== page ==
Except for a brief ban during WWII (the steel used to build the slicers had more pressing uses), sliced bread grew quickly and became a platform on which others could dream and build – in this case new types of spreads and jams.

Sometimes a simple idea – like digging ditches – can change the world.  Before most cables ran underground, all electrical, telephone and telegraph wires were suspended from high poles, creating strange and crowded streetscapes.

A tower with 5000 phone lines in Stockholm, cused 1887-1913

When You Change the World and No One Notices

crop380w_istock_000018298852xsmallWe’ve written that it’s a long and difficult journey from idea to successful business, and entrepreneurs need partners who intuitively understand the right kind of support to offer over the long term during which failure can be counted on to make at least a cameo appearance.  In other words, the road to both successful and failed business models can be paved with “innovation.”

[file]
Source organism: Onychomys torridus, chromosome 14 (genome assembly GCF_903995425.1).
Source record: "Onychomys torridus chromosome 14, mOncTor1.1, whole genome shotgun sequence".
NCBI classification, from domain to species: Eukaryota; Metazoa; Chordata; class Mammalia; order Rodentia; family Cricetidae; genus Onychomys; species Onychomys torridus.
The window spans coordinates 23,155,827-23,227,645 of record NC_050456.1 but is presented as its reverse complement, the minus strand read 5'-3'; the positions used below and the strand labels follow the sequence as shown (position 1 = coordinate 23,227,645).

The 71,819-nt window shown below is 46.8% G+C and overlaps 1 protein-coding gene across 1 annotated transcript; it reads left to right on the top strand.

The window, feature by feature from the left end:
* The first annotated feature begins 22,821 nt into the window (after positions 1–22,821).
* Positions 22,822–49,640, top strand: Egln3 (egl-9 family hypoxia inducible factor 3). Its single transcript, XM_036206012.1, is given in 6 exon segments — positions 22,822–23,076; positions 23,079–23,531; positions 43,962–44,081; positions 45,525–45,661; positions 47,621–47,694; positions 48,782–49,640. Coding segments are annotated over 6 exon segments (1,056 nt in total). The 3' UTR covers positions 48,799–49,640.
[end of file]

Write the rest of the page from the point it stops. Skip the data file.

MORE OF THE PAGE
That road can also be long and involve a great deal of anonymity.  A friend recently passed along this article about how long it took for the Wright brothers to get even passing notice for an invention that would have seemed miraculous at the time.

(T)he first passing mention of the Wrights in The New York Times came in 1906, three years after their first flight. (I)n 1904, the Times asked a hot-air-balloon tycoon whether humans may fly someday. He answered:

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That was a year after the Wright’s first flight.